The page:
After inventing ReWalk Robotics exoskeleton that helps people with paraplegia to walk, robotics has now come to aid the people suffering from spinal cord injuries.
A robotic device has been invented by Indian scientists sin Columbia to help people with spinal cord injuries that can cause loss of mobility and sensation. This device is called Trunk-Support Trainer (TruST). It will train and support the patients to sit more steadily by improving their trunk control by strengthening it and acquiring an active sitting space enabling them to sit without falling over or using their hands to balance it. This will allow them to gain and expand the sitting place of around 25% around their bodies.
Trust is a motorized cable-driven belt explicitly designed for those who use a wheelchair. The strap is placed on the user’s torso to determine their postural control limits and sitting workspace area, delivering forces on the torso when the user moves their upper body. This allows them to extend their upper body movements beyond their typical postural stability limits when they sit down.
Sunil Agrawal, professor of mechanical engineering and rehabilitation and regenerative medicine, said that they have designed Trunk Support trainer (TruST) for people suffering from SCIs who are typically wheelchair users. According to them, TruST besides preventing falling over also maximizes the movements beyond the patient’s postural control and balance limits.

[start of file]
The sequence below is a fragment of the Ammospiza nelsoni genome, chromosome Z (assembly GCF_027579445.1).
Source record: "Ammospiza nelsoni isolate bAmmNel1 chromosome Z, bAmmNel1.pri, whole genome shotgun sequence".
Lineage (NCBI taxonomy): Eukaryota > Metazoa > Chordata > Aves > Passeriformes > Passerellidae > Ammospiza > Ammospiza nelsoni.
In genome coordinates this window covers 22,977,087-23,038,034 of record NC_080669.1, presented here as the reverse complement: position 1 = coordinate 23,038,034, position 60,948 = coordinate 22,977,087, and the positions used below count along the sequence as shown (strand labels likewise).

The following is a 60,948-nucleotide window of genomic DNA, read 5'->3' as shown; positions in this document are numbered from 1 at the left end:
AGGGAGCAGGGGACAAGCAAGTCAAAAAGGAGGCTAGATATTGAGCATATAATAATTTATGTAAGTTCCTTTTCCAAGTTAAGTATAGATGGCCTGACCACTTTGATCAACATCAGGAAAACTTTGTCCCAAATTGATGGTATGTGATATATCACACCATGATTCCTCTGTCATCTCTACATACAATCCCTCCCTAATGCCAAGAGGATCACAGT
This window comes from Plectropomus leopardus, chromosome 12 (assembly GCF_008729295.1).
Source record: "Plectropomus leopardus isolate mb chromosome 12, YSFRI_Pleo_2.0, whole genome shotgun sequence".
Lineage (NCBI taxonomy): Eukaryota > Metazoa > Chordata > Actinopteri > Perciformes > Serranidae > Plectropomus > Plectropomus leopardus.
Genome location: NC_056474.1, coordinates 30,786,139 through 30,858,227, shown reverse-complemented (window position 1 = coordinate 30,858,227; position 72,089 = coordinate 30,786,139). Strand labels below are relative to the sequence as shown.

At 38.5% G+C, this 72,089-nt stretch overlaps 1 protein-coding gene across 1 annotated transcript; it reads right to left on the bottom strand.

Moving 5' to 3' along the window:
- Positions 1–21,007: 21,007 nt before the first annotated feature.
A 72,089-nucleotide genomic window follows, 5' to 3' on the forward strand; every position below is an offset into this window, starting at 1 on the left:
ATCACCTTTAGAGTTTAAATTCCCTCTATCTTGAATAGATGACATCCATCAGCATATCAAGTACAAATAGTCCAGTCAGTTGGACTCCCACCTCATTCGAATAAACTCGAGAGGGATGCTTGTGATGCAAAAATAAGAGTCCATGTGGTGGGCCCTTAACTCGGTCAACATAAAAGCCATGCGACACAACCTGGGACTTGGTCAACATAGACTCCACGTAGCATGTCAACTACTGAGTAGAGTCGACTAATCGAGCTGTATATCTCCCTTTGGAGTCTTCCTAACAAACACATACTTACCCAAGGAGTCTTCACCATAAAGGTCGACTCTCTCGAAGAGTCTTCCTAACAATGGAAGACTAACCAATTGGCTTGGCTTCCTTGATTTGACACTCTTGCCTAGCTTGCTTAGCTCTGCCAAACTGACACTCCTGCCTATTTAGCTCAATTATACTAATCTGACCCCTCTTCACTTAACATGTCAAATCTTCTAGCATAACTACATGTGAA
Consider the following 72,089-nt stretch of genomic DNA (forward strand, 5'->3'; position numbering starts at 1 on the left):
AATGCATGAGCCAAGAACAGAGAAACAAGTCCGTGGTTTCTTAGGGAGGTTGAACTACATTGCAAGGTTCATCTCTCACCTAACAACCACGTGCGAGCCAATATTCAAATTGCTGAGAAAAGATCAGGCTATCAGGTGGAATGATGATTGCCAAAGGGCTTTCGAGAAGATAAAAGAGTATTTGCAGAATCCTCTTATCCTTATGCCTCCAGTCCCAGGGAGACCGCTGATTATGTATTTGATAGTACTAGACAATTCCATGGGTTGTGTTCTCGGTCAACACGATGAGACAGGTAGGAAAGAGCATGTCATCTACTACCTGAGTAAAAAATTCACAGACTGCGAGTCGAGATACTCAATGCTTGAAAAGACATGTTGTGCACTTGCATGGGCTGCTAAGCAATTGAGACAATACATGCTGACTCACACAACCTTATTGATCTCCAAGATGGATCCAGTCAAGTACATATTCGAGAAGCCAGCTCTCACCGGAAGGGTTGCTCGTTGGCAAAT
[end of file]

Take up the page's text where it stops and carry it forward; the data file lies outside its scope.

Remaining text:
This is the first research to help the people suffering from spinal cord injuries that will enable a robotic system to sit workspace based on the active trunk control and has been published in the journal Spinal Cord Series and Cases.
Five patients were examined with using TruST which allows them to follow a ball with their head and move their body to the maximum limit without using their hands or falling, This study as a part of the experiment was replicated in eight directions indicating a star shape and each one’s sitting workspace was observed by researchers. After that, the team modified the robotic system to apply individual assistive force on the torso for each patient while the same movement was made by the patients.
As said by Victor Santamaria, a physical therapist, a postdoctoral researcher in Agrawal’s Robotics and Rehabilitation Laboratory, The TruST has opened new doors to use motor-learning based paradigms to refrain functional sitting in people. The capacity of TruSt can be personalized according to users’ postural limits.
Now the team is working on the use of TruST following a training pattern that can also improve the trunk control f adults and children with spinal cord injury.
Aggarwal elaborated that the robotic platform will be used by the patients with SCI by challenging them to move their trunk on larger workspace with the help of TruST which will help them in bringing the trunk to a neutral sitting posture.
He further said that TruSt will be adjusted according to the needs of patients over time as they will improve their workspace and posture control.